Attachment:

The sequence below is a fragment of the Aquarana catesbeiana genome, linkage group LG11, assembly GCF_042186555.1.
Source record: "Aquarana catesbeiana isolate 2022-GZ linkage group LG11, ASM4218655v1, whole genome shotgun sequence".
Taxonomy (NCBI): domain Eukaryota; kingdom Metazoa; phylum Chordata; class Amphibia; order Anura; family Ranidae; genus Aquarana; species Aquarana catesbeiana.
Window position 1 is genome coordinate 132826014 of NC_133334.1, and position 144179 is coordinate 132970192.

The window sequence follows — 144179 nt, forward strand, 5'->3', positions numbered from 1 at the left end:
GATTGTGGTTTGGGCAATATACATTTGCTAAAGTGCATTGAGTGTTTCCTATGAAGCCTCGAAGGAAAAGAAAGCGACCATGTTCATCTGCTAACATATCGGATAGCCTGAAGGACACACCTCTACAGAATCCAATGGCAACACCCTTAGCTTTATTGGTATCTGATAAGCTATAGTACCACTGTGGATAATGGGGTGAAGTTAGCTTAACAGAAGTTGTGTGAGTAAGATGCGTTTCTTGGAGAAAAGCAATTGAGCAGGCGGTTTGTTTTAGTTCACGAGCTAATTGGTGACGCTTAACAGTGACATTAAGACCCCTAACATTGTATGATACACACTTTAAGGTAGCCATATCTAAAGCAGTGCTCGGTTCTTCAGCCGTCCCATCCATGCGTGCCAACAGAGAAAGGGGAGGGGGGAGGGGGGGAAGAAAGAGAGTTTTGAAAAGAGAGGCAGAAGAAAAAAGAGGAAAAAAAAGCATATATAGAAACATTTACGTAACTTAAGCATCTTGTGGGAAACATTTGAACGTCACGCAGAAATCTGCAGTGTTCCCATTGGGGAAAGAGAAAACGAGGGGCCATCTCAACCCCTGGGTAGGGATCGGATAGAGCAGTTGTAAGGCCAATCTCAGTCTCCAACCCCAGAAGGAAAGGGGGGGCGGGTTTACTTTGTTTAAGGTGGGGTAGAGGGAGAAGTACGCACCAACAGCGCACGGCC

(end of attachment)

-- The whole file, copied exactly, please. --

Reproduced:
The sequence below is a fragment of the Aquarana catesbeiana genome, linkage group LG11, assembly GCF_042186555.1.
Source record: "Aquarana catesbeiana isolate 2022-GZ linkage group LG11, ASM4218655v1, whole genome shotgun sequence".
Taxonomy (NCBI): domain Eukaryota; kingdom Metazoa; phylum Chordata; class Amphibia; order Anura; family Ranidae; genus Aquarana; species Aquarana catesbeiana.
Window position 1 is genome coordinate 132826014 of NC_133334.1, and position 144179 is coordinate 132970192.

The window sequence follows — 144179 nt, forward strand, 5'->3', positions numbered from 1 at the left end:
GATTGTGGTTTGGGCAATATACATTTGCTAAAGTGCATTGAGTGTTTCCTATGAAGCCTCGAAGGAAAAGAAAGCGACCATGTTCATCTGCTAACATATCGGATAGCCTGAAGGACACACCTCTACAGAATCCAATGGCAACACCCTTAGCTTTATTGGTATCTGATAAGCTATAGTACCACTGTGGATAATGGGGTGAAGTTAGCTTAACAGAAGTTGTGTGAGTAAGATGCGTTTCTTGGAGAAAAGCAATTGAGCAGGCGGTTTGTTTTAGTTCACGAGCTAATTGGTGACGCTTAACAGTGACATTAAGACCCCTAACATTGTATGATACACACTTTAAGGTAGCCATATCTAAAGCAGTGCTCGGTTCTTCAGCCGTCCCATCCATGCGTGCCAACAGAGAAAGGGGAGGGGGGAGGGGGGGAAGAAAGAGAGTTTTGAAAAGAGAGGCAGAAGAAAAAAGAGGAAAAAAAAGCATATATAGAAACATTTACGTAACTTAAGCATCTTGTGGGAAACATTTGAACGTCACGCAGAAATCTGCAGTGTTCCCATTGGGGAAAGAGAAAACGAGGGGCCATCTCAACCCCTGGGTAGGGATCGGATAGAGCAGTTGTAAGGCCAATCTCAGTCTCCAACCCCAGAAGGAAAGGGGGGGCGGGTTTACTTTGTTTAAGGTGGGGTAGAGGGAGAAGTACGCACCAACAGCGCACGGCC